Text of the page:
"some music was meant to stay underground..."

70000 Tons of Metal - The World's Biggest Heavy Metal Cruise

Woe - "Hope Attrition" (CD)

Woe - "Hope Attrition" CD cover image

"Hope Attrition" track listing:

1. Unending Call of Woe (8:38)
2. No Blood Has Honor (6:17)
3. A Distant Epitaph (0:50)
4. The Din of the Mourning (7:14)
5. The Ones We Lost (7:55)
6. Drown Us with Greatness (5:18)
7. Abject in Defeat (7:26)

Reviewed by on March 1, 2017

"With the world ever sliding deeper into shit and the news constantly playing like somebody's bad idea of an utterly black comedy, I can't imagine a better soundtrack to the end of civilization."

Weird to think I've been following Woe for nearly a decade now and we're somehow reaching album number four with “Hope Attrition.” The lyrical content focus has clearly shifted – we've gone from spells against gods and men to a hopeless recanting of the sorry state of the 2017 world – but the music has been solidly working on improving an existing template. With all those tweaks and improvements over the years, “Hope Attrition” stands as the definitive Woe experience that will alternately pummel you into submission or drag you down into a despair so deep you won't even consider wasting the effort to turn the music off.

Having been listening closely to the progress of Woe for album after album as the project went from solo to full band, there's a clear sound easily identifiable as Chris Grigg and his companions. The music is unmistakable black metal rooted in the U.S. tradition (alongside some nods to the older European roots), with an instantly recognizable drum beat pattern. Where Woe's trademark sound probably comes through the strongest is in the circular feel to the guitar riffs that repeat in modified ways while working through eight minute tracks.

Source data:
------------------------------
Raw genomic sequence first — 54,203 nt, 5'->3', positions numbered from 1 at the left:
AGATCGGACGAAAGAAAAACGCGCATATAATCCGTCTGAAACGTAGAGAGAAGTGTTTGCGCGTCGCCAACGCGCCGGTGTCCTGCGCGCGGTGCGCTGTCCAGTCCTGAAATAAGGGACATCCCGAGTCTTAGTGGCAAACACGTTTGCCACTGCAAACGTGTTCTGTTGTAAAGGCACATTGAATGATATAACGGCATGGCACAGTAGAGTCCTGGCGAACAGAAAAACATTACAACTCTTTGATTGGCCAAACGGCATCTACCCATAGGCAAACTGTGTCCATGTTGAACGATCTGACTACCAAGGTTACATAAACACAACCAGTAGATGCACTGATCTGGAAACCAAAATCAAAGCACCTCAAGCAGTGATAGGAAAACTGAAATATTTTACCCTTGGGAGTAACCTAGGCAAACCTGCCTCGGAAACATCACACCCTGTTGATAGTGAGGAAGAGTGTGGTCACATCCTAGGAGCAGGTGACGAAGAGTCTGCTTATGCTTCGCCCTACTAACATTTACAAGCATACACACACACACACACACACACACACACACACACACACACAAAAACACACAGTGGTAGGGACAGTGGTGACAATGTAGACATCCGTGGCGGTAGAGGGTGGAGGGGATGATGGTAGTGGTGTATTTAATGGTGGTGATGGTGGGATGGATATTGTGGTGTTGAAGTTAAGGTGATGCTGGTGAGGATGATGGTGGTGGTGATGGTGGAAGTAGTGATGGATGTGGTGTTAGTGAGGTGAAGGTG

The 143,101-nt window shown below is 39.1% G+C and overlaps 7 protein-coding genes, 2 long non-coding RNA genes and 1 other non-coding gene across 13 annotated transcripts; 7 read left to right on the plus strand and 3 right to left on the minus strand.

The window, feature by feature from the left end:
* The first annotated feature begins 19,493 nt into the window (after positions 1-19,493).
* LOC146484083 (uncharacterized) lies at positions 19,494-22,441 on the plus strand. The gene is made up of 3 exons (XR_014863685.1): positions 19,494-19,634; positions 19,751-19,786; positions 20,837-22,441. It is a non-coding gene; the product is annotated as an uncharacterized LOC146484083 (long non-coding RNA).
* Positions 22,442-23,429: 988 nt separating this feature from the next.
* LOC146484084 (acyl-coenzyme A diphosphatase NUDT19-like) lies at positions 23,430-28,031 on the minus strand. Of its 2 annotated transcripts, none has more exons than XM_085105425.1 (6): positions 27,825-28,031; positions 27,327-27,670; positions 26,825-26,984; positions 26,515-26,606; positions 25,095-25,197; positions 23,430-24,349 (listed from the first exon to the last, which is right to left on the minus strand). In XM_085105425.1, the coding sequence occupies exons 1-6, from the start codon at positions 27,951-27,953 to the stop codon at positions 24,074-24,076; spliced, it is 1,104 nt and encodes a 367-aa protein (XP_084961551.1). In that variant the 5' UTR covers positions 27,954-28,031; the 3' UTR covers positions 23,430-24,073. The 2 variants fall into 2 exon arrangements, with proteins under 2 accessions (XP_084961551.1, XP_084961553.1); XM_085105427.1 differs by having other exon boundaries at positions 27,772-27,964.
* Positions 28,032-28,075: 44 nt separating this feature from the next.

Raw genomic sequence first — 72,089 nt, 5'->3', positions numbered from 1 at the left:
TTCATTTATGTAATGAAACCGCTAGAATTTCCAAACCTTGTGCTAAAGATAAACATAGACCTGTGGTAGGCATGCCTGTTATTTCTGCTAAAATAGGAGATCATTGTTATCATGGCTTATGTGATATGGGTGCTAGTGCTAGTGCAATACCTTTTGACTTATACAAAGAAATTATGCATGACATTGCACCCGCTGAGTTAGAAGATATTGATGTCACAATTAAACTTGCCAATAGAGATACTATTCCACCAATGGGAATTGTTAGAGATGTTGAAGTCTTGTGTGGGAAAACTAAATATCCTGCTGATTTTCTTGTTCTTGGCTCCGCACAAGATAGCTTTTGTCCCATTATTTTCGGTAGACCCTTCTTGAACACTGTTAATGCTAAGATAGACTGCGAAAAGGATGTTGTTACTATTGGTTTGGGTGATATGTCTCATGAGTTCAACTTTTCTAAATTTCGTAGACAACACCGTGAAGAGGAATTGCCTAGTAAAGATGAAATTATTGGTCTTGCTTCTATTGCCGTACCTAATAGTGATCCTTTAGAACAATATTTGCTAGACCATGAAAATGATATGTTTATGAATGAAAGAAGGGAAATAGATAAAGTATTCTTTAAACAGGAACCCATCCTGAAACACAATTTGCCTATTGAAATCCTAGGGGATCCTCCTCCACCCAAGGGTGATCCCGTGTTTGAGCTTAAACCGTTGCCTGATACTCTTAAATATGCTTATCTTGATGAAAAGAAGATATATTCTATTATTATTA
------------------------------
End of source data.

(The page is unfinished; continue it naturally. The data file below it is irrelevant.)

Across these seven gloomy offerings, “Hope Attrition” has a seriously dissonant style on display. There's always this twisted sort of melody in the song writing, mixing incredibly aggressive and forceful black metal with a completely nihilistic atmosphere. Vocally there's been a bit of a shift from the earlier albums, with most of the extreme vocals going lower on the register than the previous high pitched shrieks, offering something inbetween your standard death and black metal sounds.

Woe's fourth full-length studio offering sits in this perfect niche spot where the take on black metal isn't either too modern and straying from the genre's roots, or too kvlt old school either. “Hope Attrition” has its own sound apart from what's offered by other black metal bands but at the same time doesn't feel the need to totally recreate the wheel. With the world ever sliding deeper into shit and the news constantly playing like somebody's bad idea of an utterly black comedy, I can't imagine a better soundtrack to the end of civilization.

Highs: The abrasive U.S. black metal style is tempered with a wider range of metallic influences

Lows: As with many releases in this particular realm, the relentless drum pummeling can get a little repetitive and overbearing

Bottom line: If you've lamented the lack of quality USBM lately, Woe is here to rectify that for the remaining few years civilization has left.

Rated 4 out of 5 skulls
4 out of 5 skulls

Rating Description
Rated 5 out of 5 skulls Perfection. (No discernable flaws; one of the reviewer's all-time favorites)
Rated 4.5 out of 5 skulls Near Perfection. (An instant classic with some minor imperfections)
Rated 4 out of 5 skulls Excellent. (An excellent effort worth picking up)
Rated 3.5 out of 5 skulls Good. (A good effort, worth checking out or picking up)
Rated 3 out of 5 skulls Decent. (A decent effort worth checking out if the style fits your tastes)
Rated 2.5 out of 5 skulls Average. (Nothing special; worth checking out if the style fits your taste)
Rated 2 out of 5 skulls Fair. (There is better metal out there)
< 2 skulls Pretty Bad. (Don't bother)